On appeal, the district court's findings of fact, whether based on documentary or oral evidence, will not be set aside unless clearly erroneous, and "the record is reviewed in a light most favorable to the findings." Frauenshuh v. Giese, 599 N.W.2d 153, 156 (Minn. 1999) (citations omitted). The district court has broad discretion in valuing and dividing property, and a reviewing court will affirm the district court's property division if it has an acceptable basis in fact and principle even though the reviewing court might have reached a different result. Rohling v. Rohling, 379 N.W.2d 519, 522 (Minn. 1986).
The parties to a marriage owe each other a fiduciary duty for any transaction that involves marital property occurring during or in contemplation of dissolution. Minn. Stat. § 518.58, subd. 1a (1998). If, during or in contemplation of a dissolution, the marital property is "transferred, encumbered, concealed, or disposed of * * * except in the usual course of business or for the necessities of life," the district court shall put the parties in the position they would have been in had the transfer, encumbrance, concealment, or disposal not occurred. Id. In compensating a party under this section, "the court, in dividing the marital property, may impute the entire value of an asset and a fair return on the asset to the party who transferred, encumbered, concealed, or disposed of it." Id.
The district court found that on April 3, 1996, five months after the parties' separation and just days before the commencement of the dissolution proceeding, an application for a policy loan in the amount of $25,039.04 was taken out in Rockler's name against a life-insurance policy owned by her. The proceeds were used to repay a policy loan taken out on a life insurance policy in Edelston's name and owned by the irrevocable trust. Rockler did not sign the application form, and the court found that Edelston knowingly converted the face value of Rockler's life-insurance policy and transferred it to the policy owned by the irrevocable trust. The court found that Edelston funded the life-insurance policies owned by the irrevocable trust with marital property and, through a series of loans, made personal use of the assets owned by the trust. The court determined that Edelston was in constructive possession of an amount equal to one-half of the assets owned by the irrevocable trust, or $54,331.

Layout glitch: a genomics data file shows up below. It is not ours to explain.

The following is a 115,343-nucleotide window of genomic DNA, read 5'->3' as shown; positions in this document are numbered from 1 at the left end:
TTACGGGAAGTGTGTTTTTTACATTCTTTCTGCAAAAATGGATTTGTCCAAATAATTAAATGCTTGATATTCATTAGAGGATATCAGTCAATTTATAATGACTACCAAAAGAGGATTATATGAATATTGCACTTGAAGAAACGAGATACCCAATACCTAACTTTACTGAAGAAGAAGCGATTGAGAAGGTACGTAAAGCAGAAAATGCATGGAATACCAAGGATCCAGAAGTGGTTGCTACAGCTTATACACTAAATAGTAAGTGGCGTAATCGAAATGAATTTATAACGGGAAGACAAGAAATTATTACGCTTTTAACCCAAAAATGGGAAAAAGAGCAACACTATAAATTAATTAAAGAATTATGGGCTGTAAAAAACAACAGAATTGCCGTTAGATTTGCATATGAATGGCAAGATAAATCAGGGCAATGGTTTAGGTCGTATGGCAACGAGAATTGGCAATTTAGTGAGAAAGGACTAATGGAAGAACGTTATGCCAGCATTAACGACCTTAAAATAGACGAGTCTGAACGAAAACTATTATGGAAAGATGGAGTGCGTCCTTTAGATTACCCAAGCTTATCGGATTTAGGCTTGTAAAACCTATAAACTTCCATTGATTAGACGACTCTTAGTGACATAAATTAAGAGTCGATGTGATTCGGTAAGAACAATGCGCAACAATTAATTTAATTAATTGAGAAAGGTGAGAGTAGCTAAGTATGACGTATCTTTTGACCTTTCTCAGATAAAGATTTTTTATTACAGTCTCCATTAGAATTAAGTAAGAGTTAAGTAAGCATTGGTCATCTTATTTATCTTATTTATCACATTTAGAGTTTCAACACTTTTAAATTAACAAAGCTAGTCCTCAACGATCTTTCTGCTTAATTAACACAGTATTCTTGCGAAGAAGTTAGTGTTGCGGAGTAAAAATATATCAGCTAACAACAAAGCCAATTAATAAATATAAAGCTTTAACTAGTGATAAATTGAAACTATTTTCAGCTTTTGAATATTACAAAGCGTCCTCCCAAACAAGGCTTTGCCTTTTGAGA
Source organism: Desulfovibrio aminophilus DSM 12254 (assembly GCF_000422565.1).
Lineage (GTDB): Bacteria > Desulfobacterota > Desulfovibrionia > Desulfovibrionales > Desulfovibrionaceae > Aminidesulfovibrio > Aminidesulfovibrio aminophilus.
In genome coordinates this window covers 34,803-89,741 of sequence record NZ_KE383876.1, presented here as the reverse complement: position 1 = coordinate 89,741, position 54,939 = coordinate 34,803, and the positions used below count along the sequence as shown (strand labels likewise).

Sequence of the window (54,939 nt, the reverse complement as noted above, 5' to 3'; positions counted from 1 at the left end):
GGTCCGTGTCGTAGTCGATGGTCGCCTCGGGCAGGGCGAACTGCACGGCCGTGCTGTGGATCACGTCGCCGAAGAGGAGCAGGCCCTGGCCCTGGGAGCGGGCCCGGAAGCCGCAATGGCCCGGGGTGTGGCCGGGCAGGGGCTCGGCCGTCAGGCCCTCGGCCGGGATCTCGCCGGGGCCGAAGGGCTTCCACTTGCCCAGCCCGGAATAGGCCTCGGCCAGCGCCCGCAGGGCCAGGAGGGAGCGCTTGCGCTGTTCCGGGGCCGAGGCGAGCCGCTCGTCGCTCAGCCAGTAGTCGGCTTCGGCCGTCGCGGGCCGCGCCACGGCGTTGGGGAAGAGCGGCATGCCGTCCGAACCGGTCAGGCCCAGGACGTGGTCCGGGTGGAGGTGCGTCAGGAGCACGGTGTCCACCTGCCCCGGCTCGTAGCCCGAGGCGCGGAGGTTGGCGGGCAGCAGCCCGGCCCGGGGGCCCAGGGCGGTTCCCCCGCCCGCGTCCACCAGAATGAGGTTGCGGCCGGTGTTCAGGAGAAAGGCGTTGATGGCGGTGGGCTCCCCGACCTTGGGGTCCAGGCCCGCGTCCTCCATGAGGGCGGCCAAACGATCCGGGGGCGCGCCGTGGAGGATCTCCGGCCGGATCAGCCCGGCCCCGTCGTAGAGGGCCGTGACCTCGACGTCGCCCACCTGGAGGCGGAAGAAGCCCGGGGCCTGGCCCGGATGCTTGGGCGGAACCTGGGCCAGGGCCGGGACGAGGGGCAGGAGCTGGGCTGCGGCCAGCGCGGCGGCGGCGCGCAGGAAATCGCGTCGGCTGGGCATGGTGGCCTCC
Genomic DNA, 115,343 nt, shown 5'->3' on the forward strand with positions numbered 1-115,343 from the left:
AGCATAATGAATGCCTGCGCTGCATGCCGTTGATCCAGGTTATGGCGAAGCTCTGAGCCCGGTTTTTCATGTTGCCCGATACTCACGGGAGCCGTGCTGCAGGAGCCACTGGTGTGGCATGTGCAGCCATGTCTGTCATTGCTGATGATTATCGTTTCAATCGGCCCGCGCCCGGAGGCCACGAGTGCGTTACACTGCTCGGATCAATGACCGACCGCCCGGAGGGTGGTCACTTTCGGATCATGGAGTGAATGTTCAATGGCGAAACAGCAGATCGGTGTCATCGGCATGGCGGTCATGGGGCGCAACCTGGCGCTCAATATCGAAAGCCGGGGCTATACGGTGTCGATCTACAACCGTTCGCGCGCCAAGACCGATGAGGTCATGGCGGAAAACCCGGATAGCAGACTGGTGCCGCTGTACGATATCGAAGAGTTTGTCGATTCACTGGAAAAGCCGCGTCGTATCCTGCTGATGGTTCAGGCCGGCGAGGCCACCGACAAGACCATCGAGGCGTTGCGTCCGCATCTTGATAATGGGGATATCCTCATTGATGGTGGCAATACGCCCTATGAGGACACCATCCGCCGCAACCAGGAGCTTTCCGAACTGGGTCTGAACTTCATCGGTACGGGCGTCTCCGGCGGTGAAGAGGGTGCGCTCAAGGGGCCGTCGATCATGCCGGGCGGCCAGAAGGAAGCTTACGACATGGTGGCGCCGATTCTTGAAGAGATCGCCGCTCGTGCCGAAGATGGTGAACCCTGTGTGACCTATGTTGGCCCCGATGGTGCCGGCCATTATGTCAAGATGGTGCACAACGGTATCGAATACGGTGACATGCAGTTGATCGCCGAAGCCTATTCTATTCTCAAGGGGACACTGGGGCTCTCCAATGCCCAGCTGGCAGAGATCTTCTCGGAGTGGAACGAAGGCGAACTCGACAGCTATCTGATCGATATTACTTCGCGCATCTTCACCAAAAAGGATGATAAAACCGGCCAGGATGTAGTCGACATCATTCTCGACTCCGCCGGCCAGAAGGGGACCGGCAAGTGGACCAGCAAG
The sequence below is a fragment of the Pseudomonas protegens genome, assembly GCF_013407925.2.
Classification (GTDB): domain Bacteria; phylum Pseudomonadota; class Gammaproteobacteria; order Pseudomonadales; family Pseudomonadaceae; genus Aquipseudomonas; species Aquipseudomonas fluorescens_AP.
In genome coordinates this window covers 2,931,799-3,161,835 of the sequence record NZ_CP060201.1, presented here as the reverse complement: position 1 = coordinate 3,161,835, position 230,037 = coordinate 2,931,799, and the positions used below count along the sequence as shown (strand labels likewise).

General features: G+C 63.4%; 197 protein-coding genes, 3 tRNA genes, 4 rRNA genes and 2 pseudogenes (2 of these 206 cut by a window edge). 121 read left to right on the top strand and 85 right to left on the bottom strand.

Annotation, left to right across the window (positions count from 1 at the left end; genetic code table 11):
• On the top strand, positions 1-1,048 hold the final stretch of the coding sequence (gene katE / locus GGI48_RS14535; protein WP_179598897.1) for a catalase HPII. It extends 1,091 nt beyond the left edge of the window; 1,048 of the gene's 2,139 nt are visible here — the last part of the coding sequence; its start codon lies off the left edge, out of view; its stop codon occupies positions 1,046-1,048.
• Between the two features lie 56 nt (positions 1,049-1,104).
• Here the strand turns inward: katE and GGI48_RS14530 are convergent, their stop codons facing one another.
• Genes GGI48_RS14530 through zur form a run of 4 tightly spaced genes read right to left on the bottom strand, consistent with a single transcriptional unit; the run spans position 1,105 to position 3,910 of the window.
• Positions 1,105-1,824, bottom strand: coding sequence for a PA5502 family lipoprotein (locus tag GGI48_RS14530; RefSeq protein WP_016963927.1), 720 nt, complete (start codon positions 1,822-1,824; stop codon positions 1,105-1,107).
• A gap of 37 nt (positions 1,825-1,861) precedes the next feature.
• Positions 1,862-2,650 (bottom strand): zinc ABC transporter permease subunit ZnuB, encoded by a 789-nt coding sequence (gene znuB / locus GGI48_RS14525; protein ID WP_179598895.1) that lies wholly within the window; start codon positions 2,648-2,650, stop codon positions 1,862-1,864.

Viewing the record in the light most favorable to the district court's findings, we conclude they are supported by the evidence and are not clearly erroneous. Further, although Edelston is not entitled to draw the $54,331 from the irrevocable trust, under Minn. Stat. § 518.58, subd. 1a, the district court was allowed to impute this amount to Edelston as part of the property division. See Minn. Stat. § 518.58, subd. 1a (allowing district court to impute value of an asset that was transferred, encumbered, concealed, or disposed of during or in contemplation of dissolution). The district court did not err when it concluded that Edelston was in constructive receipt of one-half of the amount of the irrevocable trust and awarded it to him as part of the property division.
Next, Edelston argues that the district court abused its discretion because the renewal commissions awarded to him as part of the property division should not be used as income to support the district court's award of permanent spousal maintenance.
Edelston relies on this court's decision in Kruschel v. Kruschel, 419 N.W.2d 119 (Minn. App. 1988). In Kruschel, the court held that where obligor had been awarded the sole right to and interest in his pension plan as part of the property division, it was an improper modification of the property division to require him to pay spousal maintenance from his pension benefits. Id. at 123. Applying Kruschel, this court has held that "[p]ension benefits awarded as property in a dissolution cannot be included in the income of a party when determining that party's maintenance obligation." Walker v. Walker, 553 N.W.2d 90, 94 (Minn. App. 1996) (citation omitted).